The trees are knotted
in the spot where the bluebells grow
in June.

Gnarling, their roots twist
into strange, exotic shapes—
Spirals and triangles, spikes
like barbed wire.

We used to sit here
as children. We knew the notch,
the dark hard eye,
the tender part which you cut
to get the sap out.

Everything here is a cycle;
there is no flow of time,
no regress or

In summer the frost fades
to forget-me-nots;
through the canopy, long
into the evening, light lingers
in splinters and sparkles.

So I return;
the trees seem to whistle.
You hear their singing, its softness
like pining. Walk with me.

The greenness changes with the seasons.
Now I look upon it,
these tufts of grass, these oak leaves
glow with yellow fire—
chocolate, chestnut, cinnabar.

I look upon the colour, my fingers
scratching the eye. Its hardness
comes apart like ice.

I stare into that black spot,
the cavernous passage laden with frost,
the eye like a moon.

In the copper of twilight I see you again:
grass in your hair,
bluebells in June.

by Maria S.

(Prompts: green-man.jpg, passage, degeneration)

cherry melancholia

Photo by Manuela Hoffman

cherry melancholia
Maria Sledmere

rain on the lawn; the greenness
dark and deep. a handful of shells
clotted in the mud with the blossoms,
the pink ones
from the cherry tree.

she walks out slowly,
snow petals swirling round her,

in the garden she will lie
where the grass is softest. she will lie
staring at the glass sky,
a sleepful of memory.

just love, the garden will say,
just love.
she forgot the place where he kissed her once—
it wasn’t here

but she returns anyway,
the grass feels sweet underneath her,
the air tastes golden, the first taste
of crab apples in autumn. love
set her going in spring, a silk cut
from a willow tree.

smoke rises in the distance
to the smell of cherry pie.
once he kissed her eyes, her cheeks;
he told her she was cinnamon.

in the garden now she is older,
older as the trees are, ring after ring
in each year, each reel of string
that she unwinds.

they come to bind
the sweet peas with twine.
bitter berries,
summer wine.

she is older
and the pie in her mouth now
is cloying; she is older
and the leaves are dying,
falling with the raindrops, the poor branches.

The garden speaks
now she is older, the rings round her eyes—
old pools of light, cherry pie,
of melancholia.

(prompts: eloquent, garden)

A Dissident

A Dissident
by Paul Inglis

He didn’t despair.
Looked each man in the eye,
and with a manic grin
made some jokes.
“Please, boys.
Can we make this quick?
I’d love to stay and chat,
but I’ve got a meeting
with the bishop at four.
I’m a busy man these days.”

At the last moment,
he threw open his arms
to embrace the empty air.
Defiant laughter rang out
in mockery of the guns,
and then the rattle of lead.

A red heap by the riddled wall,
crumpled quietly, quickly.
Lies sodden like Autumn leaves,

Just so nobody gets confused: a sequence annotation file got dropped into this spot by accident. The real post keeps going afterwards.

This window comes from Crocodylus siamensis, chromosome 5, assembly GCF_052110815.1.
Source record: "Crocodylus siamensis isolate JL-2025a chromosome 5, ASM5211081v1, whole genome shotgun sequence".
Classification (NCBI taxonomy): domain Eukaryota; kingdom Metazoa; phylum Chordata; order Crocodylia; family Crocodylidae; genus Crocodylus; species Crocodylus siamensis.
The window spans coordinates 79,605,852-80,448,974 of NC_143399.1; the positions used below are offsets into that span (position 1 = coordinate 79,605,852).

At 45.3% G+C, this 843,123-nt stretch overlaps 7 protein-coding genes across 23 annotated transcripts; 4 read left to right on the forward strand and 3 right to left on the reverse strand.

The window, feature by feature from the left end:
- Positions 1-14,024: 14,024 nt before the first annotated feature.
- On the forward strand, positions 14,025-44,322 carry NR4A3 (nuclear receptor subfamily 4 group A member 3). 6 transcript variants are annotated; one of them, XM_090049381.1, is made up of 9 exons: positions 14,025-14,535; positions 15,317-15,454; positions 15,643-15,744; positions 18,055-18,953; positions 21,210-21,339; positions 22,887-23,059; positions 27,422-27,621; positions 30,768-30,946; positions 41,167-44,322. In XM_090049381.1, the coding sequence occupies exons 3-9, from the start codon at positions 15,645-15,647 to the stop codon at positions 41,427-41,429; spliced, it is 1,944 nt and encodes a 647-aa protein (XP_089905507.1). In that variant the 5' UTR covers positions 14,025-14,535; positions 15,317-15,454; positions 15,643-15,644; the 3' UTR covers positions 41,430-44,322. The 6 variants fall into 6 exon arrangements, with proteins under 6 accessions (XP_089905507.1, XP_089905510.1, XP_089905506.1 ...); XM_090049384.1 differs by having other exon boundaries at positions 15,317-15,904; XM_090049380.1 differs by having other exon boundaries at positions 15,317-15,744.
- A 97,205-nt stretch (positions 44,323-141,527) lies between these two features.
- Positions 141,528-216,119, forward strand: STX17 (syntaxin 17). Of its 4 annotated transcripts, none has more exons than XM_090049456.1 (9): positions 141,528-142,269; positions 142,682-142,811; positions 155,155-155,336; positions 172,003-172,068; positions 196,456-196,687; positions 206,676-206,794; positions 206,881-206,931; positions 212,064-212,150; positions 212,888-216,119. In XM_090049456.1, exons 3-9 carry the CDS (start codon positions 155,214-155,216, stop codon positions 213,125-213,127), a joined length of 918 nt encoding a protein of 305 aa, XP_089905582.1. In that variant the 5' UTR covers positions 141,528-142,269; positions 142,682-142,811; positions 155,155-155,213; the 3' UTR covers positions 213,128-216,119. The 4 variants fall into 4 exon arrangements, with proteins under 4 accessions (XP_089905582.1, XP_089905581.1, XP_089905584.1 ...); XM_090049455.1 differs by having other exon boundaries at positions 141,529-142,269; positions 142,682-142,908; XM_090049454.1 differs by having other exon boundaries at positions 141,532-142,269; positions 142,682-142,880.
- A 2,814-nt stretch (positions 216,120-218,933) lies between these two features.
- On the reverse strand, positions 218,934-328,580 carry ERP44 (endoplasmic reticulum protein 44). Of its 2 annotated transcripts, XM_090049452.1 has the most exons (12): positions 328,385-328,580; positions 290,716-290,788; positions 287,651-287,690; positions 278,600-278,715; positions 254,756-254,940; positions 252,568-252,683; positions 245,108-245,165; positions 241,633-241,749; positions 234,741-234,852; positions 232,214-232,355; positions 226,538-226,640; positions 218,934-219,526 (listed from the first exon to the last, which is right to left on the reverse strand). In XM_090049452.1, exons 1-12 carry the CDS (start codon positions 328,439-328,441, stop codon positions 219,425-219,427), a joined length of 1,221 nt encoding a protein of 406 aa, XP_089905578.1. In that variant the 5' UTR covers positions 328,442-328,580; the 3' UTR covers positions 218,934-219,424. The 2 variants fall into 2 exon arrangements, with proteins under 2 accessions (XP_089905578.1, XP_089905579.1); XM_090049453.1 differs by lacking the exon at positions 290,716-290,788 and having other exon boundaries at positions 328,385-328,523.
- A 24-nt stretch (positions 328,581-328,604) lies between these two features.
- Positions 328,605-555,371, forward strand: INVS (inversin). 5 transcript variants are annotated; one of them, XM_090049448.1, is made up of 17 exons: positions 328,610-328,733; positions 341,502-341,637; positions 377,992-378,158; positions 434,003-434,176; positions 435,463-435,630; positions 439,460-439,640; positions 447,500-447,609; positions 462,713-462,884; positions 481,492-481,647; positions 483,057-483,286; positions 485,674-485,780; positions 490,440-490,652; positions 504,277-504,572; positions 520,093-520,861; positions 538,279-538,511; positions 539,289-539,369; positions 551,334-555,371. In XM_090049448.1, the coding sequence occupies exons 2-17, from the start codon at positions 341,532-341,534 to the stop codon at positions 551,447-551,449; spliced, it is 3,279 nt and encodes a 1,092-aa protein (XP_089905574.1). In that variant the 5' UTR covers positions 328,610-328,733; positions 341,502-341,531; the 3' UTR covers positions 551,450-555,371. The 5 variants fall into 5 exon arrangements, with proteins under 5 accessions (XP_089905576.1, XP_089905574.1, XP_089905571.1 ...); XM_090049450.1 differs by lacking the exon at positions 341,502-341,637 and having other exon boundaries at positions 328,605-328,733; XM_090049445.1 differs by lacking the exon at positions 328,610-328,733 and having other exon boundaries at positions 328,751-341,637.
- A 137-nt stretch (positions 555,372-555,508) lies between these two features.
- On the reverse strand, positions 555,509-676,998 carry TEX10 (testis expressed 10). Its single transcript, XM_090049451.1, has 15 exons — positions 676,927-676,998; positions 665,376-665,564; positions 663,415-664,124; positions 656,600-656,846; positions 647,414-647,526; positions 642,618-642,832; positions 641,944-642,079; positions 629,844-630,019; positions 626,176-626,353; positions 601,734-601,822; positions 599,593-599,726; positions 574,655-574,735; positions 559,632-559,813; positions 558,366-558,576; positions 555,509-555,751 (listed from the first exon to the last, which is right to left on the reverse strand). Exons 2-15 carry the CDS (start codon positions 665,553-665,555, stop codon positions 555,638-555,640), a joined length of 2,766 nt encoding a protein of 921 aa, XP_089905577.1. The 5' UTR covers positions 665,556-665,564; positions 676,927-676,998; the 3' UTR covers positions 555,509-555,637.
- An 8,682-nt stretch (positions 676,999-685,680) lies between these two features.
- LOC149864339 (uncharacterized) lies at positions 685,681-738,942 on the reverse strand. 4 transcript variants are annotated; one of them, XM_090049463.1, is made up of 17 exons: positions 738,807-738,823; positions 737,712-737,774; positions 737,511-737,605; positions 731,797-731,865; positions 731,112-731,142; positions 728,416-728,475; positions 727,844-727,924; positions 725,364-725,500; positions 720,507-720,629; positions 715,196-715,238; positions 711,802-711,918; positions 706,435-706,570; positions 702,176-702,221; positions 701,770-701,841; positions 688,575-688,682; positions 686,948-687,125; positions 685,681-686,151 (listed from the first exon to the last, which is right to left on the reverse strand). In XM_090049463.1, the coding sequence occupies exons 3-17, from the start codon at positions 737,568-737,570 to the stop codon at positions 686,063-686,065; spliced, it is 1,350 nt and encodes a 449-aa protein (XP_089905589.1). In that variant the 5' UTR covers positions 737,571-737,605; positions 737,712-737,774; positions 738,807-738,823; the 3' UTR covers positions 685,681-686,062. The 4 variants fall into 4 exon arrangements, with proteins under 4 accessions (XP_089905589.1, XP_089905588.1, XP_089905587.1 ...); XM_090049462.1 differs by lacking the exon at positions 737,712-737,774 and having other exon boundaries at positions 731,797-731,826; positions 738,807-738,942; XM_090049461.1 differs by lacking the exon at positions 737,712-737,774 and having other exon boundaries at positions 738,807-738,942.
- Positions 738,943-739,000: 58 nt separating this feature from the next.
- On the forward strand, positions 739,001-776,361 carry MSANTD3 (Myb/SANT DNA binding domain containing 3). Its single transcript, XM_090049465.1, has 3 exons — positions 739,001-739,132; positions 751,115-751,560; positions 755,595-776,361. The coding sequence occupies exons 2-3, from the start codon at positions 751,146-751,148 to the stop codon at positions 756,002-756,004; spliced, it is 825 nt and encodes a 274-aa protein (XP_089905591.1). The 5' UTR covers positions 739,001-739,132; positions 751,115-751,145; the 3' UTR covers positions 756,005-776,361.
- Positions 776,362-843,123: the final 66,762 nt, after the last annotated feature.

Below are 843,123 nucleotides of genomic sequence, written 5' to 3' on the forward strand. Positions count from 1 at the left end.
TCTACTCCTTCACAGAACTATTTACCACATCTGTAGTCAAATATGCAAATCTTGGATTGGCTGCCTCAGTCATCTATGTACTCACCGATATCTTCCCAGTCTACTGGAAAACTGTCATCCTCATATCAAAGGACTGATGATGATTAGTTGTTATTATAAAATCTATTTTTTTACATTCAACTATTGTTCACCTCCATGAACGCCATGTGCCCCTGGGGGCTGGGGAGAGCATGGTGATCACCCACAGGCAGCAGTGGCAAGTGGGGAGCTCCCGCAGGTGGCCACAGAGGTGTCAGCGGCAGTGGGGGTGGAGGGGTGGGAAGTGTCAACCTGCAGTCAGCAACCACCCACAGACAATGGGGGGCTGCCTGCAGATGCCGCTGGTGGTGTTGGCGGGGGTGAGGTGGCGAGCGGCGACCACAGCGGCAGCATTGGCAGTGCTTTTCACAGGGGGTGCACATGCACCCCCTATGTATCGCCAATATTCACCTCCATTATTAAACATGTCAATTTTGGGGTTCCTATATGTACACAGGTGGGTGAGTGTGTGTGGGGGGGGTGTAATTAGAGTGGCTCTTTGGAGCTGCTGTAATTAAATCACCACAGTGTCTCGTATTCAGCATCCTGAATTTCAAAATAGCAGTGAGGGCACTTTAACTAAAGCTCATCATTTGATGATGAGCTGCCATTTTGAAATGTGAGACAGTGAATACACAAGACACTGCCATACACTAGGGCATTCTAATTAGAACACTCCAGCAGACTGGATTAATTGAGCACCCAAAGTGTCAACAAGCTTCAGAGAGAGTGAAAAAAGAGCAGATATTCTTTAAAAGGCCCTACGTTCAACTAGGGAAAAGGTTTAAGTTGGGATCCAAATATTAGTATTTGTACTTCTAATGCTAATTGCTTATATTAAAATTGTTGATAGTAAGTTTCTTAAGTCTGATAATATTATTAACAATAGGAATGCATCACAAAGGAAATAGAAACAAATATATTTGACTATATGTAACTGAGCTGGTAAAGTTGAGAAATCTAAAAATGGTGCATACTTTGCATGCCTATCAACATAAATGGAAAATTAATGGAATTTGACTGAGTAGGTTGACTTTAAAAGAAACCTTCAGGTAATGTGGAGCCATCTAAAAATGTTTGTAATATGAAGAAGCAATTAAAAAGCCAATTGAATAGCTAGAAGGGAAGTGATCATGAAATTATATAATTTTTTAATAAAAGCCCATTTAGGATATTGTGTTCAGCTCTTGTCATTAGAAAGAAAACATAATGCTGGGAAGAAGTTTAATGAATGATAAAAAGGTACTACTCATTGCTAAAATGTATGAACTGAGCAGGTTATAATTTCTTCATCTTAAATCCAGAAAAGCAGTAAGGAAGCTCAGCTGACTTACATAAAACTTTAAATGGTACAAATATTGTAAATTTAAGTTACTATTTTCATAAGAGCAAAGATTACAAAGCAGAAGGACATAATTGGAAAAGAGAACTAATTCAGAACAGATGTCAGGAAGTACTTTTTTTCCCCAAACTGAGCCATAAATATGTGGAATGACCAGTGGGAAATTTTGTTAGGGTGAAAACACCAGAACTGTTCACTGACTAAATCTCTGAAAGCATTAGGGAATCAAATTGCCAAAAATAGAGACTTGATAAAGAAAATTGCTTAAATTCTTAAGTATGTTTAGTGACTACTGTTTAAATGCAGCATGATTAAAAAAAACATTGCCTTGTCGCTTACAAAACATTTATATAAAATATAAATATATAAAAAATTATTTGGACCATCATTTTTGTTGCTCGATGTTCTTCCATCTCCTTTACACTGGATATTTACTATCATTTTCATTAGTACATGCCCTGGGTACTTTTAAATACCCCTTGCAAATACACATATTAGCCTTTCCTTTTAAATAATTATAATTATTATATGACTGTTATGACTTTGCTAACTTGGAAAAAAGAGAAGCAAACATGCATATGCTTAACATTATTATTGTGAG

but not for long.
They’re shooting the next one
in five minutes.

The Witch’s Son

The trees on the bare mountainsides creaked and bowed down in the sudden wind like an orchestra leaving the stage, and a vast, dark shadow moved over the entire valley. The weak sun was blotted out, and the witch’s son looked to the sky as the wind brutally shoved him back like a playground bully. The dragon was so large it could have swallowed a zeppelin whole without any trouble, and its wings spread like a mile of translucent red sails over a bony, reptilian framework. A voice, like a thundercloud talking, shook the rocks under his feet so hard he fell to his knees.
As a child, he’d watch his mother for hours at the hearth, making her potions. She never told him to stand back, or to be careful – “can’t fear fire if you’ve never been burned” she’d say, as she dropped handfuls of dandelion heads into the brew. It was an unfortunate saying, because the witch’s son loved fire. He’d watch the fire under the heavy black pot more intently than his mother sometimes. The way the flames danced and flashed enthralled him. When he turned sixteen, the witch’s son dyed his hair for the first time. Autumnal red at the base, fading into lurid orange, then soft gold, then white, then finally a cold, almost icy blue at the tips. He wanted it to look like his head was surrounded by flames.
His skill at general magic wasn’t much to talk about. He could charm cards, make short-term, deplorably bad love potions, passable glamour and occasionally levitate things a couple of inches off the ground. But what he was good at was making the flames dance. He could make them into shapes, draw them out like party streamers, make fire of his own creation crackle and spit around his hands with only the slightest feeling of warmth on his skin. What he wanted was hotter flames, that burned brighter, and for that he needed the hottest, brightest fire of all – dragon fire. Dragons were few and far between, and generally lived in great, empty mountain passes and not near the small, smoky city than the witch’s son presently inhabited. So he packed a bag (it was his schoolbag. He might have been a witch’s son but his mother couldn’t teach him algebra as well as alectryomancy) wrote a note to his mother which he left on the kitchen table, picked up a map, and left in the search of a dragon.